Chloe Saunders is a fairly normal high school freshman, or so she thinks. Then she is attacked by a janitor with a melting face only she can see–a ghost, but she doesn’t know that quite yet. After the whole school witnesses her running down the halls screaming while being chased by an imaginary person and physically fighting with teachers who try to restrain her, Chloe is sent to a group home called the Lyle House to live with several other disturbed teenagers. Chloe doesn’t feel crazy but isn’t that what all crazy people say? She is determined to get better and get out of Lyle House as soon as possible. Then things change. Chloe is accused of thinking she sees ghosts. Is that what she sees? Are they ghosts or hallucinations? Turns out there was a janitor who died from a chemical fire in her school. A ghost, and he’s not the only one who’s tried to contact her. What if there was a name for what she was, necromancer? What if there were others with supernatural powers–sorcerers, witches, shaman, and more? Chloe is learning there is a whole other world below the surface, a world that she is now a part of. But what does this have to do with Lyle House? Will Chloe and her new friends be able to find out before it’s too late?
Reaction: I have to wait until May 2009 for the next book!!!! The Summoning is definitely a set-up book. There are way more questions than answers and I’m dying to know the answers. But for a set-up book, there is still a lot of action; it’s not one of those narratives you simply have to wade through until you get to the good stuff in the next book. There’s a lot of sneaking around, gathering clues, and making friends/allies. I’m afraid to say more because I don’t want to give too much away. I feel like I may have already said too much with my summary…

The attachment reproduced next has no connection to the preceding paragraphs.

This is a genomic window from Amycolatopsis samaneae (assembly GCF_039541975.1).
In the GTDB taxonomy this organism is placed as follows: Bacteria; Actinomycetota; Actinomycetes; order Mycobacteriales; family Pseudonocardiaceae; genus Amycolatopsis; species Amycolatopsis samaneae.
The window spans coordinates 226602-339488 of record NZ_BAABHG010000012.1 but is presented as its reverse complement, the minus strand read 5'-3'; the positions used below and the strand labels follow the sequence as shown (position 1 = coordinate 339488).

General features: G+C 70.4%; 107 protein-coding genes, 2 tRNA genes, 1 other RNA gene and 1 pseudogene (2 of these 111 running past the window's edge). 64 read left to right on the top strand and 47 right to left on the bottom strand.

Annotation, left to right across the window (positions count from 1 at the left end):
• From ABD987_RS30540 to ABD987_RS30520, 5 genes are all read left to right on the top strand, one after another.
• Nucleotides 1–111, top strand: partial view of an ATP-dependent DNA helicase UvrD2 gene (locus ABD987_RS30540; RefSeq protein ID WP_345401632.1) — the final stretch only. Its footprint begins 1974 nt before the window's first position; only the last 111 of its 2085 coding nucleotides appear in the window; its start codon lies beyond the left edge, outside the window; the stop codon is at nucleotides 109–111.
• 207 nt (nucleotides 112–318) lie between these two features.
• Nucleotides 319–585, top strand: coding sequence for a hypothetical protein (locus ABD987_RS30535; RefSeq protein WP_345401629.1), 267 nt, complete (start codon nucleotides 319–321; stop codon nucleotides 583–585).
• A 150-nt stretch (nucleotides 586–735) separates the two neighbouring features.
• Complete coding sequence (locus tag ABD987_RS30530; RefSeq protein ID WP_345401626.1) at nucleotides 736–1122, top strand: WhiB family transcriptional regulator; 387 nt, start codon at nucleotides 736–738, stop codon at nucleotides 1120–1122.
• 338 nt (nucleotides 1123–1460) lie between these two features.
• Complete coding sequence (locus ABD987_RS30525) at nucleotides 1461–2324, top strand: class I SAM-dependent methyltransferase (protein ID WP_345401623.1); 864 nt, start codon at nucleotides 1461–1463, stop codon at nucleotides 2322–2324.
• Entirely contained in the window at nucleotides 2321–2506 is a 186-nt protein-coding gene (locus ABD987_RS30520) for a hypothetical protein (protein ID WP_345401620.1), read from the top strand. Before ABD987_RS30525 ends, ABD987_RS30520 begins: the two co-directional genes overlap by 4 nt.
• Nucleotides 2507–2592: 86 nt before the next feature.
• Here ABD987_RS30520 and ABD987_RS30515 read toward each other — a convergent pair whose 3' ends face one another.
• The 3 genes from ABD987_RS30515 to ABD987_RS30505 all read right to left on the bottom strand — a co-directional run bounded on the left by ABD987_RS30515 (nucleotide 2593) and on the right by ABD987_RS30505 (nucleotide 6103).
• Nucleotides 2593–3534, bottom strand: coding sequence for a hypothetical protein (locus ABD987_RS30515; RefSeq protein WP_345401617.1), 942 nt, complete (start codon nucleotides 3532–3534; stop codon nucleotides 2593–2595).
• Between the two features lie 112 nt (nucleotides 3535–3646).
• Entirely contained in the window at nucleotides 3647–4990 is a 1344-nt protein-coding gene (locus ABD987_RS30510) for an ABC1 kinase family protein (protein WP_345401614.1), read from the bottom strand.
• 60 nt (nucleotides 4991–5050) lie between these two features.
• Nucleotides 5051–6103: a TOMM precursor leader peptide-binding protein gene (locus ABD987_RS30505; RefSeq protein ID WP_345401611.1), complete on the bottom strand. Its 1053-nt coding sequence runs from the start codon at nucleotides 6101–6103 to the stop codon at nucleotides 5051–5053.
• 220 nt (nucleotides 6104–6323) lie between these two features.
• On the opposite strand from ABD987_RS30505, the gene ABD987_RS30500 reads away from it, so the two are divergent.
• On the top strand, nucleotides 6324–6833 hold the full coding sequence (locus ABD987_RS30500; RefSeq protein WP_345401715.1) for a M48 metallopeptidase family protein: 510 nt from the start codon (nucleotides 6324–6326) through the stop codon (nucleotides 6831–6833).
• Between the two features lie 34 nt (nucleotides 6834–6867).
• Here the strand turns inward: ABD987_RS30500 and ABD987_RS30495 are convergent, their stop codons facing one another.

Props for Ms. Armstrong: 1. Atypical typical characters. So there’s a hot guy, a not guy, a cheerleader/hyper pretty girl, and a b*tch, BUT some of these defy their stereotypes. For example, the hot guy, Simon, is half Korean/half Swedish. Not your typical hot guy material. The not guy, Derek, has an antisocial personality disorder, a horrific case of acne, and oil/BO problems that two showers a day couldn’t combat but he turned out to be my favorite character.
2. Lack of romance. While there is a potential for romance–between Simon and Chloe or (my hope) between Derek (once he’s past puberty) and Chloe–but it never truly develops. At one point Chloe tells Derek, “News flash: getting a boyfriend is not at the top of every girl’s priority list. Right now, it ranks about as low on mine as you can get–way below such trivial concerns as getting my life back together” (272-3). Amen, sister. I am all for a little romance but it does sometimes get annoying when a heroine is more interested in getting a boyfriend than getting her life back on track, especially in these crazy, supernatural stories.
Small gripe: Witches (women) aren’t as strong as sorcerers (men)–via Simon pg 200. Why, because they’re female? Come on. That’s not right.
Conclusion: Really great start to a new YA series. Fairly well written with a lot more substance then I originally expected. I enjoyed the characters and can’t wait to see what’s going to happen to them.
Read-a-like (kind of): Kelley Armstrong has adult series, the Otherworld series, which actually takes place in the same world as the Darkest Powers trilogy. If you’re into what you read in The Summoning you might want to check out some of her other titles.